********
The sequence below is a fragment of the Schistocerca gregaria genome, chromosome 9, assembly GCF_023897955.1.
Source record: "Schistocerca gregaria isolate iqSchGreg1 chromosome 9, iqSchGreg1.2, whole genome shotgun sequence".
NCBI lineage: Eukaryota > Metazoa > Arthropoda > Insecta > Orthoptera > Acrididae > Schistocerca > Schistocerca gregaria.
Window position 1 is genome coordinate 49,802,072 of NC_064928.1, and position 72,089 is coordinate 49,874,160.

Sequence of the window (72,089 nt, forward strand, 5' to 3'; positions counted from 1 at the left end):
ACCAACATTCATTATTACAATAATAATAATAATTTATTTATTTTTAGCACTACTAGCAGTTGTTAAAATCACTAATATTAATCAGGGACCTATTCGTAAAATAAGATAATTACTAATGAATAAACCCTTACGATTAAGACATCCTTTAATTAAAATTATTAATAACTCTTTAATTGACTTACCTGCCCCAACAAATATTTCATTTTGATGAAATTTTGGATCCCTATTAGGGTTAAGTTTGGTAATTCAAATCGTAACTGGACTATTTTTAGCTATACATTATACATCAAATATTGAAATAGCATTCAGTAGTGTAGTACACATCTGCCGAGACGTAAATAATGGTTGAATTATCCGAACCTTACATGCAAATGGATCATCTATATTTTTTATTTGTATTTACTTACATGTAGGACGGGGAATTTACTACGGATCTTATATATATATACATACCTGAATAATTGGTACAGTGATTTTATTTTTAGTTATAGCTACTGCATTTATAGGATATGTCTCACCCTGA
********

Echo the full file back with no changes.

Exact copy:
The sequence below is a fragment of the Schistocerca gregaria genome, chromosome 9, assembly GCF_023897955.1.
Source record: "Schistocerca gregaria isolate iqSchGreg1 chromosome 9, iqSchGreg1.2, whole genome shotgun sequence".
NCBI lineage: Eukaryota > Metazoa > Arthropoda > Insecta > Orthoptera > Acrididae > Schistocerca > Schistocerca gregaria.
Window position 1 is genome coordinate 49,802,072 of NC_064928.1, and position 72,089 is coordinate 49,874,160.

Sequence of the window (72,089 nt, forward strand, 5' to 3'; positions counted from 1 at the left end):
ACCAACATTCATTATTACAATAATAATAATAATTTATTTATTTTTAGCACTACTAGCAGTTGTTAAAATCACTAATATTAATCAGGGACCTATTCGTAAAATAAGATAATTACTAATGAATAAACCCTTACGATTAAGACATCCTTTAATTAAAATTATTAATAACTCTTTAATTGACTTACCTGCCCCAACAAATATTTCATTTTGATGAAATTTTGGATCCCTATTAGGGTTAAGTTTGGTAATTCAAATCGTAACTGGACTATTTTTAGCTATACATTATACATCAAATATTGAAATAGCATTCAGTAGTGTAGTACACATCTGCCGAGACGTAAATAATGGTTGAATTATCCGAACCTTACATGCAAATGGATCATCTATATTTTTTATTTGTATTTACTTACATGTAGGACGGGGAATTTACTACGGATCTTATATATATATACATACCTGAATAATTGGTACAGTGATTTTATTTTTAGTTATAGCTACTGCATTTATAGGATATGTCTCACCCTGA